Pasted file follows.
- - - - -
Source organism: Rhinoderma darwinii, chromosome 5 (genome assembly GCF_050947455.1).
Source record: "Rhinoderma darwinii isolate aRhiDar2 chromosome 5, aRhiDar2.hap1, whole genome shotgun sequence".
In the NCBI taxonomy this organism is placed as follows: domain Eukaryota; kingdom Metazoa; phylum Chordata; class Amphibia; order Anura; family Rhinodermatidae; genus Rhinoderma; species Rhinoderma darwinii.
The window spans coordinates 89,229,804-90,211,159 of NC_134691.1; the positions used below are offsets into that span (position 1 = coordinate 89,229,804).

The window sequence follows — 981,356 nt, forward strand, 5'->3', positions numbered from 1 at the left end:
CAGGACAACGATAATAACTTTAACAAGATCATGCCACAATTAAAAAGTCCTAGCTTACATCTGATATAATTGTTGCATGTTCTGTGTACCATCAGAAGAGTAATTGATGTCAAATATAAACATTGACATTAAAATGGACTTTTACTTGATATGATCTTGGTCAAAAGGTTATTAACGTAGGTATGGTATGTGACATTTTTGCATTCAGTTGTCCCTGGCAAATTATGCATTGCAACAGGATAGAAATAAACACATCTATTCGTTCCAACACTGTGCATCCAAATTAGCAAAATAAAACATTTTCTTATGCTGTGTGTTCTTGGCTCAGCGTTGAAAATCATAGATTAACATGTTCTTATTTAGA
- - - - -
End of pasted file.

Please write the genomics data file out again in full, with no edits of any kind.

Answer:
Source organism: Rhinoderma darwinii, chromosome 5 (genome assembly GCF_050947455.1).
Source record: "Rhinoderma darwinii isolate aRhiDar2 chromosome 5, aRhiDar2.hap1, whole genome shotgun sequence".
In the NCBI taxonomy this organism is placed as follows: domain Eukaryota; kingdom Metazoa; phylum Chordata; class Amphibia; order Anura; family Rhinodermatidae; genus Rhinoderma; species Rhinoderma darwinii.
The window spans coordinates 89,229,804-90,211,159 of NC_134691.1; the positions used below are offsets into that span (position 1 = coordinate 89,229,804).

The window sequence follows — 981,356 nt, forward strand, 5'->3', positions numbered from 1 at the left end:
CAGGACAACGATAATAACTTTAACAAGATCATGCCACAATTAAAAAGTCCTAGCTTACATCTGATATAATTGTTGCATGTTCTGTGTACCATCAGAAGAGTAATTGATGTCAAATATAAACATTGACATTAAAATGGACTTTTACTTGATATGATCTTGGTCAAAAGGTTATTAACGTAGGTATGGTATGTGACATTTTTGCATTCAGTTGTCCCTGGCAAATTATGCATTGCAACAGGATAGAAATAAACACATCTATTCGTTCCAACACTGTGCATCCAAATTAGCAAAATAAAACATTTTCTTATGCTGTGTGTTCTTGGCTCAGCGTTGAAAATCATAGATTAACATGTTCTTATTTAGA